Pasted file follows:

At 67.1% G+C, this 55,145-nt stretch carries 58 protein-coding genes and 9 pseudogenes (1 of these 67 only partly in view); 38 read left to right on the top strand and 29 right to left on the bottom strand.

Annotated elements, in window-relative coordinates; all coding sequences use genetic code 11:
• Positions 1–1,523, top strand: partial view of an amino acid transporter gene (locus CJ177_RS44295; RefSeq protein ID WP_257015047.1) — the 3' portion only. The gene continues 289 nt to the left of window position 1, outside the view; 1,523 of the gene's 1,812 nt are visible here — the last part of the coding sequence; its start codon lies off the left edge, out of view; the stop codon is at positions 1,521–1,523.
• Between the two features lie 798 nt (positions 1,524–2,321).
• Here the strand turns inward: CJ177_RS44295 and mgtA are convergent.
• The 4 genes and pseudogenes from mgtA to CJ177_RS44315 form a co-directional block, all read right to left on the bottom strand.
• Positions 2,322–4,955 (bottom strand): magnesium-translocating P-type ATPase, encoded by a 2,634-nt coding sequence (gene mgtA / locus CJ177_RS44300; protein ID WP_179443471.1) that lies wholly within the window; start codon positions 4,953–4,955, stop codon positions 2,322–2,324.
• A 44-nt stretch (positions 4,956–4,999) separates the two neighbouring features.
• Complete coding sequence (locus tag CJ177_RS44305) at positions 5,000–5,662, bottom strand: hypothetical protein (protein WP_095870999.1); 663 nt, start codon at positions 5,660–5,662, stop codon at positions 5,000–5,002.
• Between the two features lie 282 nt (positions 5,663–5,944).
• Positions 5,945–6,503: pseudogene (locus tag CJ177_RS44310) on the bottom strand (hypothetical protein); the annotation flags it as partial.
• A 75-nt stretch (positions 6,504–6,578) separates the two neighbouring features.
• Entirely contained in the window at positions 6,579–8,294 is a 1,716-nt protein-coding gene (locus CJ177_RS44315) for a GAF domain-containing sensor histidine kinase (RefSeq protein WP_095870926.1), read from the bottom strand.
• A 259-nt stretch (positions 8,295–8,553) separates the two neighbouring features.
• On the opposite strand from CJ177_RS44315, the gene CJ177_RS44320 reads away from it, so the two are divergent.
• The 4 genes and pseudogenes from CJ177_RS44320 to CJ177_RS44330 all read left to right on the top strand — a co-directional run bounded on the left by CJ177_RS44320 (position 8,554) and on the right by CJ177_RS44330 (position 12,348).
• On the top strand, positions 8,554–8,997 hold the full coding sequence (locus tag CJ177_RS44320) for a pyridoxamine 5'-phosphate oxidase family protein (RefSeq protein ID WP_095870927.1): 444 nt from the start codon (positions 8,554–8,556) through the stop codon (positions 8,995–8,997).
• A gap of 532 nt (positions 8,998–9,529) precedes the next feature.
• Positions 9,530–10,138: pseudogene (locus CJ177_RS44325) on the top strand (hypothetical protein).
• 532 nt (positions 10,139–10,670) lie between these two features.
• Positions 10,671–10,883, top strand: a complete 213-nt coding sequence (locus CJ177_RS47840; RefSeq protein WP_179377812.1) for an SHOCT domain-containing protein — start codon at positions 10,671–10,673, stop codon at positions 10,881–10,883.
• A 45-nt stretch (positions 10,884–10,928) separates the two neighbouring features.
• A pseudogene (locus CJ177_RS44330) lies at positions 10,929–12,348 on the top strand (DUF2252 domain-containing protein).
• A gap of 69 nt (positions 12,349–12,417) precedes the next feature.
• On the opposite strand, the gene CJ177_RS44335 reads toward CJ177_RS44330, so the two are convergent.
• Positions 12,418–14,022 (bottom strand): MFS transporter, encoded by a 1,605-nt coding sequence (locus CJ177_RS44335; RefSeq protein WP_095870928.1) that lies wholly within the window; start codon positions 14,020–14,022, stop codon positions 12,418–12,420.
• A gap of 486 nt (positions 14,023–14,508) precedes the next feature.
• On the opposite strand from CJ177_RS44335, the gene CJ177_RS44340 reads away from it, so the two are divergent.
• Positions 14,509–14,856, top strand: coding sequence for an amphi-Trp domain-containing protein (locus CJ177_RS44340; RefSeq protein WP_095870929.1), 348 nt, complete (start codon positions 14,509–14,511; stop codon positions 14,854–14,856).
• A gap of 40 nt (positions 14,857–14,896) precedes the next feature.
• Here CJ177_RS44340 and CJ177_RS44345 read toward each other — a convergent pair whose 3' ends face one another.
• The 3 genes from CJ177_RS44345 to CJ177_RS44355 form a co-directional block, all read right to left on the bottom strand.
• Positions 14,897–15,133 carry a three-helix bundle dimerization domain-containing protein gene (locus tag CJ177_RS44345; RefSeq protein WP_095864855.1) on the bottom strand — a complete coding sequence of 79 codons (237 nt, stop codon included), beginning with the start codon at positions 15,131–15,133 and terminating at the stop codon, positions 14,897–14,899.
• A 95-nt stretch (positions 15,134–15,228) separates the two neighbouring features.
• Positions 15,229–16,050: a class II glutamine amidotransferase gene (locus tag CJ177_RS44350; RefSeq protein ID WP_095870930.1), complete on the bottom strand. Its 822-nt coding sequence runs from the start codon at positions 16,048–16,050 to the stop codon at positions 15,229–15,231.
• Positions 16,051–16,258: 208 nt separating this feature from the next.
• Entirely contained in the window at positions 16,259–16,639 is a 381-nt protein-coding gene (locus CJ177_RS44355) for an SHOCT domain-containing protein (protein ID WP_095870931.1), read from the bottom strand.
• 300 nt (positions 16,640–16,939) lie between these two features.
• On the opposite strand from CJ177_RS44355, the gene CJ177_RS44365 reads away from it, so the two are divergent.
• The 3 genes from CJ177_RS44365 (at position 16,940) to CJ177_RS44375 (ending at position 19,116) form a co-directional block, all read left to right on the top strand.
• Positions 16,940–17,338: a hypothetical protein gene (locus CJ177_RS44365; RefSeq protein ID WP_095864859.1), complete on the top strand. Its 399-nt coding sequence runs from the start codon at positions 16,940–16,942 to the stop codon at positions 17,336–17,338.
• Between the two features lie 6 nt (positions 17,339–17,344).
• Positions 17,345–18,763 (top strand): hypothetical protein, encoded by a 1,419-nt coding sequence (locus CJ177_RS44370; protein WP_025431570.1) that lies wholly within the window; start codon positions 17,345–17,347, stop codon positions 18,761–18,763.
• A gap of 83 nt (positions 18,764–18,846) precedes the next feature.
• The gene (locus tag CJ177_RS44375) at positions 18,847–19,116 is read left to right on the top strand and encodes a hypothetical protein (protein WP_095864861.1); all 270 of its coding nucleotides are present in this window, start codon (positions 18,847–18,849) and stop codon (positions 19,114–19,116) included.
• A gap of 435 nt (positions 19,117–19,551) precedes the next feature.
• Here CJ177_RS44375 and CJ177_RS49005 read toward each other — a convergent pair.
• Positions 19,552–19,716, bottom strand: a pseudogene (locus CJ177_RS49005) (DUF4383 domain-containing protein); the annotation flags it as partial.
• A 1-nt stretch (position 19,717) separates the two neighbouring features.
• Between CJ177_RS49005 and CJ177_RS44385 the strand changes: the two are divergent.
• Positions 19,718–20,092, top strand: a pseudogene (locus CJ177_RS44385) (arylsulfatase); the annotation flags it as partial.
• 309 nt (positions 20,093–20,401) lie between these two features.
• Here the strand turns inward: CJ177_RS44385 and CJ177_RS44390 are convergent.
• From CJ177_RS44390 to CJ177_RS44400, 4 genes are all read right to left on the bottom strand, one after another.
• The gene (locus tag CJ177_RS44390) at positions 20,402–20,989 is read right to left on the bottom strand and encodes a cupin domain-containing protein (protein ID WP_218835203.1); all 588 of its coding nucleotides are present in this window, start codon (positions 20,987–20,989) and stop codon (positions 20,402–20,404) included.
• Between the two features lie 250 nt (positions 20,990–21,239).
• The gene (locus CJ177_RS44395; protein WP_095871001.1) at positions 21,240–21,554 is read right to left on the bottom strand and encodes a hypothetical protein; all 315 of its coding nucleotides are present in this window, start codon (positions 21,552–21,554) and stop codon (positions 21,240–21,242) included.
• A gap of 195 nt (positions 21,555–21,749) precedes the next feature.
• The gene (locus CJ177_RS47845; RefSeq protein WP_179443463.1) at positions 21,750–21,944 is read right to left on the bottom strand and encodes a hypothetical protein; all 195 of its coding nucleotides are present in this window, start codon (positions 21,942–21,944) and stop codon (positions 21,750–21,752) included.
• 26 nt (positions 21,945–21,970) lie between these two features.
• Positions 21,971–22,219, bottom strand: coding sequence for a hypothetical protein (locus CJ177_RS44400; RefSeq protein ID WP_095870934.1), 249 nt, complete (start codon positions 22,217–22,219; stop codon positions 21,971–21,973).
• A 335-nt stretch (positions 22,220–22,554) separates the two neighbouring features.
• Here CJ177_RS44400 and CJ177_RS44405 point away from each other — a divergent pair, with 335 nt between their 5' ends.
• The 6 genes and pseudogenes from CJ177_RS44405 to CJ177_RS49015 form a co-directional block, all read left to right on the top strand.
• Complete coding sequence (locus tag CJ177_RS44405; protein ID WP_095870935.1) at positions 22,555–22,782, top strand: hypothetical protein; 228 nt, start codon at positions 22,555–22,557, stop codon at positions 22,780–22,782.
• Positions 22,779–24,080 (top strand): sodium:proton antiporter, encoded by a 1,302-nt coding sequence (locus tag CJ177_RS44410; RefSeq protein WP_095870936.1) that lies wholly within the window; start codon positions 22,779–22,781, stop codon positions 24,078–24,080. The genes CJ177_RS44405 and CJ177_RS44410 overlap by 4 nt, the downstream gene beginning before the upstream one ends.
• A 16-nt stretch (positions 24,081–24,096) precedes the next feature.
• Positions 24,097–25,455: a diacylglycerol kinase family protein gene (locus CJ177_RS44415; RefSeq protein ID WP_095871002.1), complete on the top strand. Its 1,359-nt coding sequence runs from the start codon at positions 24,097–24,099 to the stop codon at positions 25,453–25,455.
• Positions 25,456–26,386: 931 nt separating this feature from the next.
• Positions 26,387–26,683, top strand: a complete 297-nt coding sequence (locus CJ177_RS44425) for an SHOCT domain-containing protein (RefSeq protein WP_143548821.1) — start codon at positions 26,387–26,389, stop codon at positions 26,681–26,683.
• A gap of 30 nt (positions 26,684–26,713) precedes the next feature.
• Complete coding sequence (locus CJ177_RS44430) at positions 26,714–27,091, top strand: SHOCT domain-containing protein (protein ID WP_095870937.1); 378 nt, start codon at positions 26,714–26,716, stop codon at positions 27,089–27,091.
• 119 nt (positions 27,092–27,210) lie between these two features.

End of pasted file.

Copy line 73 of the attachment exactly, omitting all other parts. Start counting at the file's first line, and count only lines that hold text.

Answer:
• 119 nt (positions 27,092–27,210) lie between these two features.